Did Mitt Romney Insult Stay-at-Home Moms? (UPDATES)

UPDATE II:

After the firestorm generated by Hilary Rosen’s remarks on stay-at-home moms (See post below), and after the deep and — and sincere — umbrage taken by Ann Romney and so many others, Mrs. Romney over the weekend said this about that:

It was my early birthday present for someone to be critical of me as a mother …That was a really defining moment, and I loved it.

Now, on this one, I will just report and let you decide — jut like Fox.

But, should you wish to read additional details and more subjective opinions on this, please click here and here.

CODA: I did have to add the “satire” tag with this update.

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UPDATE I:

Sara Mead at the Washington Monthly provides a different perspective on “Mitt Romney and the Cult of True Womanhood.” If you have had enough on this issue, it may be worth your while — when you are at the site — just to click on the link, “this video,” to see John McCain grimace and squirm while Romney gets ready to offer his “dignity of work” view.

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Reacting to a statement by Mitt Romney that Ann Romney had conveyed to him the economic concerns of women, Hilary Rosen said: “His wife has actually never worked a day in her life … She’s never really dealt with the kinds of economic issues that a majority of women in this country are facing.”

All hell broke loose, here and everywhere else on the planet, accusing Rosen — and Democrats — of maligning Mrs. Romney personally and stay-at-home mothers in general.

While I do not believe that such was Rosen’s intent — OK, it was a poor choice of words (we all have them) — Mrs. Rosen and Democrats have paid the price.

But, as it turns out, Romney himself has not been so kind to stay-at-home moms — it would seem.

We read in the Washington Post today that in January of this year, Romney appeared at a town hall event in Manchester, New Hampshire, where he said:

While I was governor, 85 percent of the people on a form of welfare assistance in my state had no work requirement. I wanted to increase the work requirement. I said, for instance, that even if you have a child two years of age, you need to go to work. And people said, “Well that’s heartless,” and I said “No, no, I’m willing to spend more giving daycare to allow those parents to go back to work. It’ll cost the state more providing that daycare, but I want the individuals to have the dignity of work.’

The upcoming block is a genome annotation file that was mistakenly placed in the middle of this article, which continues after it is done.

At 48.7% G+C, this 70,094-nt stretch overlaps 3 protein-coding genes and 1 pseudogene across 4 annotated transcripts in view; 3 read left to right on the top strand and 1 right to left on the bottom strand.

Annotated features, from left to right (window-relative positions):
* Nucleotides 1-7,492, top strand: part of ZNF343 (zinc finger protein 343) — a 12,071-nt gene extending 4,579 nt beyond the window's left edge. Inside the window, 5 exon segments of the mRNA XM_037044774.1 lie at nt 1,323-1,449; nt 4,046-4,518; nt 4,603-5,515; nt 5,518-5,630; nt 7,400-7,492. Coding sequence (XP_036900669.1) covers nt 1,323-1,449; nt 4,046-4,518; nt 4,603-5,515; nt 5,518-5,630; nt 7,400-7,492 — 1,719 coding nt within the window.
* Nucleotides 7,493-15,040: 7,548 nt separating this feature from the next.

Just as it has been reported ad nauseam that Rosen said, “His wife has actually never worked a day in her life,” I could write that Mitt Romney said, talking about stay-at-home moms, “I want [stay-at-home mothers] to have the dignity of work.”

Or I could quote part of the Washington Post’s piece:

Read that again: “I want the individuals to have the dignity of work.” And by “individuals,” Romney means “mothers.”

To understand this comment, you need to understand that there’s no such program as “welfare.” There’s only “TANF”: Temporary Assistance for Needy Families. And the key word there is “families.” Welfare is not now, and never was, a program for poor people. It’s a program for poor mothers.

So what Mitt Romney was saying, in other words, was that he believes poor mothers should go out and get jobs rather than to stay home with their children. He believes that going out and getting a job gives mothers — and everyone else — “the dignity of work.”

As I just did.

But I do ask you, if I may, to read the entire piece at the Post in context and then decide for yourself whether Romney was insulting stay-at-home moms.

It would be nice if we all took a deep breath before enlisting in the War on the War on the War on Women — or in any other war.

  

Author: DORIAN DE WIND, Military Affairs Columnist

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91 Comments

  1. Oh no! Comments stuck again…

  2. Ok, now I’m really really kicked out of the system…

  3. Oh, just kidding, they went to the next page. *blushes*

  4. “In other words, the drive for security is extremely diminished, if not eliminated.”

    To be clear, I mean that the overall group drive for security. Of course, just like men, some will seek security while some will seek adventure. But the man spread and woman spread become much more similar when you’re working with a population with access to fertility control.

  5. “but what we find is that when a large population of women get access to birth control, suddenly they marry much later in life and with different expectations, they get more ambitious as far as their careers, and they become much more financially independent.”

    Hardly surprising that would be threatening to reactionaries – of either gender. Some people really want to go back to the 50′s (they want to keep their iphones and microwaves of course). Heck, there even seems to be a growing number of people who pine for a return of Joe McCarthy – and speaking of pining, maybe even a return of Joe Pyne! Poor youthful fodder of today have no idea how some people used to think back in the day..

  6. “I think by maximizing choice, by affirming that the traditional family model is a fine choice when both spouses are agreeable to it, men’s anxieties might be greatly decreased.”